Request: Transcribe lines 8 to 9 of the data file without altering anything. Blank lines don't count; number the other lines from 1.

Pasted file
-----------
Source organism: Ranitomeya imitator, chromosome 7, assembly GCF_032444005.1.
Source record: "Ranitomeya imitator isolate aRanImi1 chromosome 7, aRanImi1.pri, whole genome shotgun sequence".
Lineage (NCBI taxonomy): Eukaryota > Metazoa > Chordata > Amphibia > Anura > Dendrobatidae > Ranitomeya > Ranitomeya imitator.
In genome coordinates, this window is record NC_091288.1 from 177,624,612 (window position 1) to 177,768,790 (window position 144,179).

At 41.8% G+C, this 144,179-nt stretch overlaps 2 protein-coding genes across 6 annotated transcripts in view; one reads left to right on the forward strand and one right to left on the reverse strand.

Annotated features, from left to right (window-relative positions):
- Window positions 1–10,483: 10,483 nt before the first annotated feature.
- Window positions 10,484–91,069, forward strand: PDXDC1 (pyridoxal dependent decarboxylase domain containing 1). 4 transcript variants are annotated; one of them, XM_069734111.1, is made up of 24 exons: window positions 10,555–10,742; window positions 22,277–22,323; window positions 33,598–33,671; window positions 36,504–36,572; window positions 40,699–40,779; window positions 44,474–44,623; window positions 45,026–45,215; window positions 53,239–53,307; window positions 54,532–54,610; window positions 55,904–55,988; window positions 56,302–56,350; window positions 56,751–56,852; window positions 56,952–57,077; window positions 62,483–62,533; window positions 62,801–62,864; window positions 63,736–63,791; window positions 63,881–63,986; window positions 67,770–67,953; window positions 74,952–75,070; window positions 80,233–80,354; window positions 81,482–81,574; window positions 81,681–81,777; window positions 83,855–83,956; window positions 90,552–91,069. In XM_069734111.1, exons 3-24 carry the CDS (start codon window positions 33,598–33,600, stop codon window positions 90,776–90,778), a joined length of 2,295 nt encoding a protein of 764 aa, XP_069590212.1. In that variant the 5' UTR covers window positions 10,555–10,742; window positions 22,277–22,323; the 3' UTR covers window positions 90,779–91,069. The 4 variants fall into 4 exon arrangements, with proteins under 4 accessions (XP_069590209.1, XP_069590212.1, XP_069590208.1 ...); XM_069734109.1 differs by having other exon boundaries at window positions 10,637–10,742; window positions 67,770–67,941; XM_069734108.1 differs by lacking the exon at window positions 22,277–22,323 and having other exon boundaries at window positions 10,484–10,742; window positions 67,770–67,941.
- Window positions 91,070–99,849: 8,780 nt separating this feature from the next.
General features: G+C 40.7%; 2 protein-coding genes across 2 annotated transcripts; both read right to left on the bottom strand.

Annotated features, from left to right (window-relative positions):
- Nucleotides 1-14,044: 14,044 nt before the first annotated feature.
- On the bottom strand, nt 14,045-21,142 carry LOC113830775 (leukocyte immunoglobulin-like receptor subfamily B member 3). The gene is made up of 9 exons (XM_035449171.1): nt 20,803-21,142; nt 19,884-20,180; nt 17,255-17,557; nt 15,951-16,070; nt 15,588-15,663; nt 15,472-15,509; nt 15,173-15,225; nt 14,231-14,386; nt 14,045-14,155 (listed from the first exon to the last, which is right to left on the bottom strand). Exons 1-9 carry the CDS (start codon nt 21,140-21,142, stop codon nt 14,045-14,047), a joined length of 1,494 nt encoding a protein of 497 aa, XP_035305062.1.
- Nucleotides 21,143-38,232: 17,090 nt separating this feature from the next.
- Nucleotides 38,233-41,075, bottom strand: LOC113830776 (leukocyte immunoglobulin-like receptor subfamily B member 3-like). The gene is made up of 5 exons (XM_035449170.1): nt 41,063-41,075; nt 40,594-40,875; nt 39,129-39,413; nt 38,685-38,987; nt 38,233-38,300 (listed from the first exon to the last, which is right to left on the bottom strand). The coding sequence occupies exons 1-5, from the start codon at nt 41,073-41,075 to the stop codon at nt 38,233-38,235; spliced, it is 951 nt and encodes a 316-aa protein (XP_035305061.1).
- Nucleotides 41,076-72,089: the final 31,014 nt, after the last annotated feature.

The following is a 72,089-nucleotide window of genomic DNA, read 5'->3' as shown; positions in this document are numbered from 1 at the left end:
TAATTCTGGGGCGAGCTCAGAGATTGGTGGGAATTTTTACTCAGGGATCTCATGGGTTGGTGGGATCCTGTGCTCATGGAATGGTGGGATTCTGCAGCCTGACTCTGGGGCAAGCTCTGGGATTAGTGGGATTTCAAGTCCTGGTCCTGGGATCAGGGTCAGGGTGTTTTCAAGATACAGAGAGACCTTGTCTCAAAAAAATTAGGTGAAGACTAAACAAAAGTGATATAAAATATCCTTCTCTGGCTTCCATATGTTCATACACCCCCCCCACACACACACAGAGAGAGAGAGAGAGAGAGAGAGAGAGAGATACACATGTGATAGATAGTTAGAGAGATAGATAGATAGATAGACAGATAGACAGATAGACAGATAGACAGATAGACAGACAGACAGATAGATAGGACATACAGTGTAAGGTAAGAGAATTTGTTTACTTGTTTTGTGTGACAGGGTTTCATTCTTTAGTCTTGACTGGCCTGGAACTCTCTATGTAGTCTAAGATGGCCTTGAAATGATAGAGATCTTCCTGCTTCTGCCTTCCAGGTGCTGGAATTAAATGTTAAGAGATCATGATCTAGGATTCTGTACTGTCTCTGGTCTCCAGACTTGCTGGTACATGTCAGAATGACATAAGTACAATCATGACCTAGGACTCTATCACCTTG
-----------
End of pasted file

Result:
- Window positions 10,484–91,069, forward strand: PDXDC1 (pyridoxal dependent decarboxylase domain containing 1). 4 transcript variants are annotated; one of them, XM_069734111.1, is made up of 24 exons: window positions 10,555–10,742; window positions 22,277–22,323; window positions 33,598–33,671; window positions 36,504–36,572; window positions 40,699–40,779; window positions 44,474–44,623; window positions 45,026–45,215; window positions 53,239–53,307; window positions 54,532–54,610; window positions 55,904–55,988; window positions 56,302–56,350; window positions 56,751–56,852; window positions 56,952–57,077; window positions 62,483–62,533; window positions 62,801–62,864; window positions 63,736–63,791; window positions 63,881–63,986; window positions 67,770–67,953; window positions 74,952–75,070; window positions 80,233–80,354; window positions 81,482–81,574; window positions 81,681–81,777; window positions 83,855–83,956; window positions 90,552–91,069. In XM_069734111.1, exons 3-24 carry the CDS (start codon window positions 33,598–33,600, stop codon window positions 90,776–90,778), a joined length of 2,295 nt encoding a protein of 764 aa, XP_069590212.1. In that variant the 5' UTR covers window positions 10,555–10,742; window positions 22,277–22,323; the 3' UTR covers window positions 90,779–91,069. The 4 variants fall into 4 exon arrangements, with proteins under 4 accessions (XP_069590209.1, XP_069590212.1, XP_069590208.1 ...); XM_069734109.1 differs by having other exon boundaries at window positions 10,637–10,742; window positions 67,770–67,941; XM_069734108.1 differs by lacking the exon at window positions 22,277–22,323 and having other exon boundaries at window positions 10,484–10,742; window positions 67,770–67,941.
- Window positions 91,070–99,849: 8,780 nt separating this feature from the next.